Can gold heal now that the Fed has tapered?

The U.S. Comex gold futures (COMEX:GCG14) plunged 3.35% to $1,193.60 on Thursday after the Fed has announced a small tapering on Wednesday. This was the largest percentage decline since June 26. In Shanghai on Friday, the gold futures slumped 2.2% to the lowest level since February 2010. Gold will likely end the year down more than 25% from the end of 2012 while the developed countries equity markets have jumped 24%. The Dollar Index (NYMBOT:DXH14) rallied 0.66% on Thursday to 80.63. In the past two days, the S&P 500 Index (CME:SPH14) jumped 1.62% while the Euro Stoxx 50 Index surged 3.04%. The CRB Commodities Index rallied 0.63% while the gold futures fell 2.97% in the last two days. The U.S. 10-year government bond (CBOT:ZNH14) yield rose to around 2.93% on Thursday, a jump of almost 10bp in two days.

The U.S. Tapering Has Finally Started

With the Fed's balance sheet reaching $4 trillion as of last week, an improvement in the labor market and a reduced fiscal drag, the Fed will taper its asset purchases by $10 billion starting in January. The Fed is also expected to taper in steps of around $10 billion going forward. The benchmark interest rate will be held near zero even if the unemployment rate goes well below 6.5% provided inflation is below two percent. The Fed appears to be successful in using forward guidance to calm the markets and to convince investors that tapering is not equivalent to tightening. In fact, the Fed will roll over the maturing Treasuries and reinvest the principal payments of the mortgage debts. While the Fed's QE will likely end next year, the Bank of Japan will continue its annual QE of between 60 trillion to 70 trillion yen until Japan's inflation rate stabilizes at two percent.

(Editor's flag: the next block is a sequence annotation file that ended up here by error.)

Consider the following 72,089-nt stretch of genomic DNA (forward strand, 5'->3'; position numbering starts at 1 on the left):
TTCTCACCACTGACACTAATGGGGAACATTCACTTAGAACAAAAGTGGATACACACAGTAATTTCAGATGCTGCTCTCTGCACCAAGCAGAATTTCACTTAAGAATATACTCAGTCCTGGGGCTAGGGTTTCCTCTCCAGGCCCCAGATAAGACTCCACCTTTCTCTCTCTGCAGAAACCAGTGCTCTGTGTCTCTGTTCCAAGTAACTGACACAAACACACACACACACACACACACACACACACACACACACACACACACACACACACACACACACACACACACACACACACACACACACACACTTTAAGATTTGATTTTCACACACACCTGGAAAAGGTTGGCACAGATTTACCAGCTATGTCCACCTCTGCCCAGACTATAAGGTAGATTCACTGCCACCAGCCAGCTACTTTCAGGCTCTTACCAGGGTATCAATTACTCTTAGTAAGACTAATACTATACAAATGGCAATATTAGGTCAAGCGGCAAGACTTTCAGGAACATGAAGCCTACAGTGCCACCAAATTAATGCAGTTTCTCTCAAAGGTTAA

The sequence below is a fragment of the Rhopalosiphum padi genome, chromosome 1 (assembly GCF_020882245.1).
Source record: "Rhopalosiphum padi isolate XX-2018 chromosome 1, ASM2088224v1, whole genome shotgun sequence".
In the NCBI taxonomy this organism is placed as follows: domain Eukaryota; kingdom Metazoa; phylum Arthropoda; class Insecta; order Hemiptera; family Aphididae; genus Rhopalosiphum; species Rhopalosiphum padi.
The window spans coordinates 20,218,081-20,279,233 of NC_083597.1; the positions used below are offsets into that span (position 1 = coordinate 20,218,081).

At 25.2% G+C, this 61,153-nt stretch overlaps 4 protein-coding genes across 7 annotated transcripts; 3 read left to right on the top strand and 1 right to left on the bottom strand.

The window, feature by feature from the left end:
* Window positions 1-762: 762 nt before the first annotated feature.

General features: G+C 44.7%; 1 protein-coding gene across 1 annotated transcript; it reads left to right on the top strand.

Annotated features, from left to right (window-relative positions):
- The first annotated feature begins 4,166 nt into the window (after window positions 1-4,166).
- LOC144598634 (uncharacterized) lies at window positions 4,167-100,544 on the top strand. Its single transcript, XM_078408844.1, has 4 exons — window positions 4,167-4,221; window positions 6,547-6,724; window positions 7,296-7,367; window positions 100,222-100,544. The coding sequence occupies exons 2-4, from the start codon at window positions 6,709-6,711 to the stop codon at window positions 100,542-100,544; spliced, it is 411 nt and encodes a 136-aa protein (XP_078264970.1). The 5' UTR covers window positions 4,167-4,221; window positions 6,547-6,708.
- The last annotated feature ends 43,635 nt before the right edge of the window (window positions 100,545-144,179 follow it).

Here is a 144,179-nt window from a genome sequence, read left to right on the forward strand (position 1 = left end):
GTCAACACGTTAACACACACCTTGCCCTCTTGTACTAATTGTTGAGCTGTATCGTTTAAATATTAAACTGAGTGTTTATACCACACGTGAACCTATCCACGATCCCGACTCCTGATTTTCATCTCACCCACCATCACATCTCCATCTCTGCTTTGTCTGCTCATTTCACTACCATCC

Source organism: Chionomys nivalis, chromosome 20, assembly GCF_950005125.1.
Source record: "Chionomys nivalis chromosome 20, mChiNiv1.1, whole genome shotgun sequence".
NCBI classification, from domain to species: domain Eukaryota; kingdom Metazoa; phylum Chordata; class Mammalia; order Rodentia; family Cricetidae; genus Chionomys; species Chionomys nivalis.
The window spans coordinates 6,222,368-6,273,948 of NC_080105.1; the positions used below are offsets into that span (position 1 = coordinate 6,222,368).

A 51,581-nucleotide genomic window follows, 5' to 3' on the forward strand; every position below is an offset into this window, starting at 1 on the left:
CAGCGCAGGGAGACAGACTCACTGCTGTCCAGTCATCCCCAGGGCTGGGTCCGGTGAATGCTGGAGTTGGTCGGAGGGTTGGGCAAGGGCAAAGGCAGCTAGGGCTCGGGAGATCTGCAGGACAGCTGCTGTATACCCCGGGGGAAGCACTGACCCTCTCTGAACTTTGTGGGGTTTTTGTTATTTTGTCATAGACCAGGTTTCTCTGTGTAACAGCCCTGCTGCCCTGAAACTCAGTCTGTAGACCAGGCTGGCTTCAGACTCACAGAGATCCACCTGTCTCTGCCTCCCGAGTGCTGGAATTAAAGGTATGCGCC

Money Flowing to Equities

As investors tend to flock to winning trades, gold prices have suffered when equity prices in the major markets have rallied strongly partly because of the QE and partly because of the global economic recovery. Inflation in the U.S. is also moderate at 1.2% this year. As the Fed has made it clearer how the path of tapering will end, gold prices may well be pricing in the end of the QE, hence the sharp fall in the price on Thursday.

What to Watch

Next week, we will monitor the November core PCE price index in the U.S. on Dec. 23, the U.S. November durable goods orders on Dec. 24 as well as the November CPI and industrial production in Japan on Dec. 26.

About the Author
Austin Kiddle

Austin Kiddle is a director of the London-based gold broker Sharps Pixley Ltd.

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